Explore both the structure and practice of community development around the world.  Engage in a critical analysis of different approaches to community development, their historical development and underlying assumptions.  Gain an understanding of the structural and practical issues that promote or detract from the goal of community empowerment.

Upon completion of this course participants will be able to:

  • Outline  the historical development and underlying assumptions of different approaches to community development.
  • Identify the issues faced by the rapidly changing field of community development.
  • Distill key structures and practices for becoming more effective on the ground.

COMMUNITY-BASED ORGANIZING

Course Tuition: $390
Continuing Education Units (CEUs): 2
Duration: 5 weeks

Edit
Next Offered Deadline to Register Registration Status Offered By
July 28 – September 1, 2017 July 24, 2017 Open

Course Description
The importance of an approach to community-development that increases the rights of poor and marginalized people within governing structures has never been more apparent. Situations of severe oppression and marginalization demand organizing-techniques that go beyond a traditional “hand-out” style approach to development. Taking a practical hands-on perspective, this course will explore the theories, tools, styles and challenges of community-based organizing. It will discuss practical strategies for developing community leadership and working with marginalized communities. Together, we will discover the impact that ordinary individuals can have on the world.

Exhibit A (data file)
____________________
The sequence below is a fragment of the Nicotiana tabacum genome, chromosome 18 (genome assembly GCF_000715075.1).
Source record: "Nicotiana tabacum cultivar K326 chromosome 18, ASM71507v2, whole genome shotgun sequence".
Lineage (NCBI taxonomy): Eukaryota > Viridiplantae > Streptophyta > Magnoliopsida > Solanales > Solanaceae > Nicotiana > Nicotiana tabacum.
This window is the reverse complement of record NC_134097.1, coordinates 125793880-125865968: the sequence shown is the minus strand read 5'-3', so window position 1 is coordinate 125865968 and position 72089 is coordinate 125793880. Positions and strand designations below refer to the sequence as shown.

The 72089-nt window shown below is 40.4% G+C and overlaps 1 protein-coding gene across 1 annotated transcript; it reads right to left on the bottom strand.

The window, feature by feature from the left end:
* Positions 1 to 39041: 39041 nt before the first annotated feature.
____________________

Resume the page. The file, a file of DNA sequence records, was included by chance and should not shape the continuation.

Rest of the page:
Upon completion of this course participants will be able to:

  • Apply basic organizing techniques, such as popular education and direct action
  • Understand the role of privilege, race, gender and class in struggles for change
  • Understand the history and basic principles of community organizing
  • Design methods to help support and organize the community in which they are working

TOURISM AND DEVELOPMENT

Course Tuition: $390
Continuing Education Units (CEUs): 2
Duration: 5 weeks

Edit
Next Offered Deadline to Register Registration Status Offered By
July 28 – September 1, 2017 July 24, 2017 Open